Visible Thinking: A Learning Technique to Ensure the Development of Critical Thinking Skills

What do you think you know about creating a culture of thinking?
What questions or puzzles do you have?
What does the topic make you want to explore?

Over 40 administrators and faculty from the Meritas Family of Schools recently gathered to answer these types of questions and dig deeply into the topic of “thinking” in education. The conference, “Creating a Culture of Thinking in Our Classrooms and Schools,” was hosted by North Broward Preparatory School in Coconut Creek, Fla. The administrators explored, collaborated and reflected on thinking and learning in much the same way Meritas’ students are compelled to approach new topics in the classroom every day.

Visible Thinking

How do we know when we’re thinking? What does thinking look like? Can we, as educators, consciously improve our students’ abilities to think, and can we see improvements in their abilities and achievements?

Visible thinking is a relatively new area in education that has origins with the Harvard University Graduate School of Education’s educational research group Project Zero. Shari Tishman, Director of Project Zero, co-wrote an article that explicitly defined visible thinking:

“Visible thinking refers to any kind of observable representation that documents and supports the development of an individual’s or group’s ongoing thoughts, questions, reasons, and reflections.”

Another view of visible thinking, by Tanya Lynch, a Grade 3 teacher at North Broward Preparatory School, makes this textbook definition more tangible:

“When we ask students to make their thinking visible, what we really want them to do is take their internal thought process and present it in a tangible way that is accessible for their fellow classmates and teachers to see, interpret and utilize.”

As Ms. Lynch explained, at Meritas, we want our students to engage with material through an observable thought process to promote the development and growth of critical thinking in a nurturing environment. Through powerful visible thinking techniques, our students become more critical, creative and expansive thinkers.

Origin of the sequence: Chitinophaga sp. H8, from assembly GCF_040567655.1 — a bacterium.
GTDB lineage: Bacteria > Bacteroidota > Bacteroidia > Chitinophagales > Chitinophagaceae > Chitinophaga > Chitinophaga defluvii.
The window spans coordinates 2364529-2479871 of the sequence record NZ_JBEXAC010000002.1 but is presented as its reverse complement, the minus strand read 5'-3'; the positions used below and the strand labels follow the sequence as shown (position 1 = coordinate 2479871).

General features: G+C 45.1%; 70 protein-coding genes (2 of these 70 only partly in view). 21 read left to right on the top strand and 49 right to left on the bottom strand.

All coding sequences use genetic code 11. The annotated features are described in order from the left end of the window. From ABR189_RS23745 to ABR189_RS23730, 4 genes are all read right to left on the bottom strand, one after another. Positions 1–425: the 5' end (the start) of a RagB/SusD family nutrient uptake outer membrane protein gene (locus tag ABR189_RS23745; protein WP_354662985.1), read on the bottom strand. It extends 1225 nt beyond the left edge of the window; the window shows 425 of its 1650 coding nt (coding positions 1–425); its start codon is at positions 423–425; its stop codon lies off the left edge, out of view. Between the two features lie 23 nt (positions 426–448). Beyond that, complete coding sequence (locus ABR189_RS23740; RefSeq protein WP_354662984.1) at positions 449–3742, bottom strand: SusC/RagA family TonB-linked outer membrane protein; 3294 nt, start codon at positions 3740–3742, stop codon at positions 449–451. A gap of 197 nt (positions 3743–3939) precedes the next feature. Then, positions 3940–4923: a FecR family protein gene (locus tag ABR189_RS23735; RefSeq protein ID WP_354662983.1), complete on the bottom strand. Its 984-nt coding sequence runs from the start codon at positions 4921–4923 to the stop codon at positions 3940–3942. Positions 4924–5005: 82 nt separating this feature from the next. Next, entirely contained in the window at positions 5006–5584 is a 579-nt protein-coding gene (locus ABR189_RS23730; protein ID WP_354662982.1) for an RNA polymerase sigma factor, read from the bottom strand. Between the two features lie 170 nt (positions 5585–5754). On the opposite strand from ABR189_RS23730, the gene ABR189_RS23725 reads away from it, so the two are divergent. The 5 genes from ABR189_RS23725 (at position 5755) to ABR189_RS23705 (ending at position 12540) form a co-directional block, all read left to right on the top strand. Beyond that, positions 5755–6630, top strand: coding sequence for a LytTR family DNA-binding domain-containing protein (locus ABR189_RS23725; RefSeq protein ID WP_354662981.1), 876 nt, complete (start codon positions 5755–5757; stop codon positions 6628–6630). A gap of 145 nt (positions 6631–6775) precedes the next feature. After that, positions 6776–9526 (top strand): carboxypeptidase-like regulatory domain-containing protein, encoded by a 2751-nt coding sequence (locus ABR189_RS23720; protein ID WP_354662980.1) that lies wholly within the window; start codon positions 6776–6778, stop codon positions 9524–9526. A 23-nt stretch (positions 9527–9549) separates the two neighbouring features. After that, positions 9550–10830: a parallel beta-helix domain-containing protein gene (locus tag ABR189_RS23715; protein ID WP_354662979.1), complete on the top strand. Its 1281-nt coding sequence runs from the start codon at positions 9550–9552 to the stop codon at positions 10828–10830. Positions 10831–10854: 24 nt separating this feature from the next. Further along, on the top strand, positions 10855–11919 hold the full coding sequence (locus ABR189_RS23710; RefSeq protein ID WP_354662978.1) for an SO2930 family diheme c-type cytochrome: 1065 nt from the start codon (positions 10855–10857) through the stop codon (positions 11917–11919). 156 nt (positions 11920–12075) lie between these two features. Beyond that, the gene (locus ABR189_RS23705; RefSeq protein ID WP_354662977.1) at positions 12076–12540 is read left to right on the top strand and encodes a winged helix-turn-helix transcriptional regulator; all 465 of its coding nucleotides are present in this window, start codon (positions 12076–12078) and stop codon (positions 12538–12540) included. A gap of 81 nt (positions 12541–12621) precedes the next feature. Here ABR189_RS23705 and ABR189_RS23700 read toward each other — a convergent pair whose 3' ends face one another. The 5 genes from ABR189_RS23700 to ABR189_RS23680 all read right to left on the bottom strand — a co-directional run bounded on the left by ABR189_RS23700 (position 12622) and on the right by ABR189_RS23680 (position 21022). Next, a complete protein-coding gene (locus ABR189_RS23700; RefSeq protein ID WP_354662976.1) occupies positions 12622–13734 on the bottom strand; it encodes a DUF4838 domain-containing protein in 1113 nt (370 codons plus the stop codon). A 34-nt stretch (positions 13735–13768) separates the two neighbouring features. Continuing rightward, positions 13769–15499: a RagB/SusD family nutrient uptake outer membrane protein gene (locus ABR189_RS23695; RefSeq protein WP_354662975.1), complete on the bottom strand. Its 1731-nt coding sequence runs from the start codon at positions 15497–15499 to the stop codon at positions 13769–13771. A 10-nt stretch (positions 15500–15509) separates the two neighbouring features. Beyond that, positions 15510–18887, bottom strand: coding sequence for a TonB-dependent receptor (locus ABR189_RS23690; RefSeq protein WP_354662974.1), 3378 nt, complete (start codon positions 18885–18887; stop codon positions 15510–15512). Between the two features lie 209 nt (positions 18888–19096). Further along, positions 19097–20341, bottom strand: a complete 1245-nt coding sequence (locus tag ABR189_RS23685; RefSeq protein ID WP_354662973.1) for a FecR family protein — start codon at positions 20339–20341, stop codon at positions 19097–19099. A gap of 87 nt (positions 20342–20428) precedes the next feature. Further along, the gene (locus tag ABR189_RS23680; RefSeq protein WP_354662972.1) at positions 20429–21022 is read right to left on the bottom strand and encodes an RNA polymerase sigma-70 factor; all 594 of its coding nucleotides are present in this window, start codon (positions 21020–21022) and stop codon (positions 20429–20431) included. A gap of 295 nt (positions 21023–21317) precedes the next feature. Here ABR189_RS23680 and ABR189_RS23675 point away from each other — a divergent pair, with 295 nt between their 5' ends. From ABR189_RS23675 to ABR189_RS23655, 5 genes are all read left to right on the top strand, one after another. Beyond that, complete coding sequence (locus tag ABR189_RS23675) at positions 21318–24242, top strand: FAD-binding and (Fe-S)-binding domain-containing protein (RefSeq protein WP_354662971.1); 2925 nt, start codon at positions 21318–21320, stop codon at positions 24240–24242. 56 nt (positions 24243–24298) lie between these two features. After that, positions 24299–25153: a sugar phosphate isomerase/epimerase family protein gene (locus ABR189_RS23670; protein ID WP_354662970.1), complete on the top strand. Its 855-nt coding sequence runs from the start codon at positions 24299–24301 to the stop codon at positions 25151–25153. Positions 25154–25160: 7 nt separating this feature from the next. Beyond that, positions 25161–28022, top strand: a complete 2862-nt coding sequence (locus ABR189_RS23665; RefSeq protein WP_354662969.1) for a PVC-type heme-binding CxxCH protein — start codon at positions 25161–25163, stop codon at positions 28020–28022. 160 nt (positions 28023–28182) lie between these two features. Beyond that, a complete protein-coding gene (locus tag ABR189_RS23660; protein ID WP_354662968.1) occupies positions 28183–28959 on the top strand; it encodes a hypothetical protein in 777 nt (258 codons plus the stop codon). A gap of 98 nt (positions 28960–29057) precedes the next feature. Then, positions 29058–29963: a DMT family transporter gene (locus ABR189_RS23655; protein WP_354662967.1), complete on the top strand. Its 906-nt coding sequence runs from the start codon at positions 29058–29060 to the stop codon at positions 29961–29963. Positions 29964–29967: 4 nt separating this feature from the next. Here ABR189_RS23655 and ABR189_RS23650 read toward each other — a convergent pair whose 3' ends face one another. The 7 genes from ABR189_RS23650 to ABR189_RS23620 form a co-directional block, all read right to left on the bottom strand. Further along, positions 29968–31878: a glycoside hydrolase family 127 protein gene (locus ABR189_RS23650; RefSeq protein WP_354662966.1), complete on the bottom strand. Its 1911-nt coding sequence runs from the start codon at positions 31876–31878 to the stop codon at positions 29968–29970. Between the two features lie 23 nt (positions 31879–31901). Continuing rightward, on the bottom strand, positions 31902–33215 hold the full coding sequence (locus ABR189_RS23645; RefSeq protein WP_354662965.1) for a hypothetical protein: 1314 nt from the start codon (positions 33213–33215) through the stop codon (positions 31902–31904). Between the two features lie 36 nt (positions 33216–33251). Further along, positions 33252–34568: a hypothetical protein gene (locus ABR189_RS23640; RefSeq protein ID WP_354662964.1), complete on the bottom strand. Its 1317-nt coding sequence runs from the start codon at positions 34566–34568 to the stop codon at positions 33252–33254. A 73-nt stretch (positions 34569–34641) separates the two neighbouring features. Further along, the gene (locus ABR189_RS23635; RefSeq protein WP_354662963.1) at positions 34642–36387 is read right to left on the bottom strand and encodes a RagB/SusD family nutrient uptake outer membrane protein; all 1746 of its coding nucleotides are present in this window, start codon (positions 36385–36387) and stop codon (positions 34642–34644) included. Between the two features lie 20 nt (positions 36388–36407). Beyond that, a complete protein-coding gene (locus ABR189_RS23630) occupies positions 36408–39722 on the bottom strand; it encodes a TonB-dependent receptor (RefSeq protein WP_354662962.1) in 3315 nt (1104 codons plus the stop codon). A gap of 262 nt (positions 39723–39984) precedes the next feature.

Critical Thinking: A Skill All Need, Few Possess

As a recent study published in the book “Academically Adrift: Limited Learning on College Campuses” showed, there is a dearth of critical thinking skills in our current and upcoming adult workforce. The study followed 2,322 traditional-age college students, and the authors found 45 percent of students made no significant improvement in their critical thinking, reasoning or writing skills during the first two years of college. After four years, 36 percent showed no significant gains in these so-called higher order thinking skills.

Any inquiry into what employers seek in job candidates today always returns a laundry list of soft skills, with critical thinking at their core. A student in today’s global society must possess critical thinking skills to succeed. The earlier the technique of visible thinking is used to encourage critical thinking, the greater the effects will be on a child’s thought process development, the results of which will last a lifetime.

The Meritas Approach to Visible Thinking

At Meritas, we place student thinking at the core of our everyday instruction. Our teachers educate our students using visible thinking routines in a nurturing, yet challenging environment. They approach each lesson by asking themselves, “What are the thinking skills I want my students to take away from this lesson, and how am I going to teach this lesson in a way that helps them?”

In turn, our students explore ideas without fear of “the wrong answer” and are empowered to share their thoughts and ideas.

As educators and education enthusiasts, we should commit to engaging students in visible thinking exercises to ensure they are prepared to become productive members of society. We should worry about a generation who cannot think critically or engage in high-level thought. As an international network of 10 schools around the world, we take this matter seriously, and we believe our friends and partners in education should as well.

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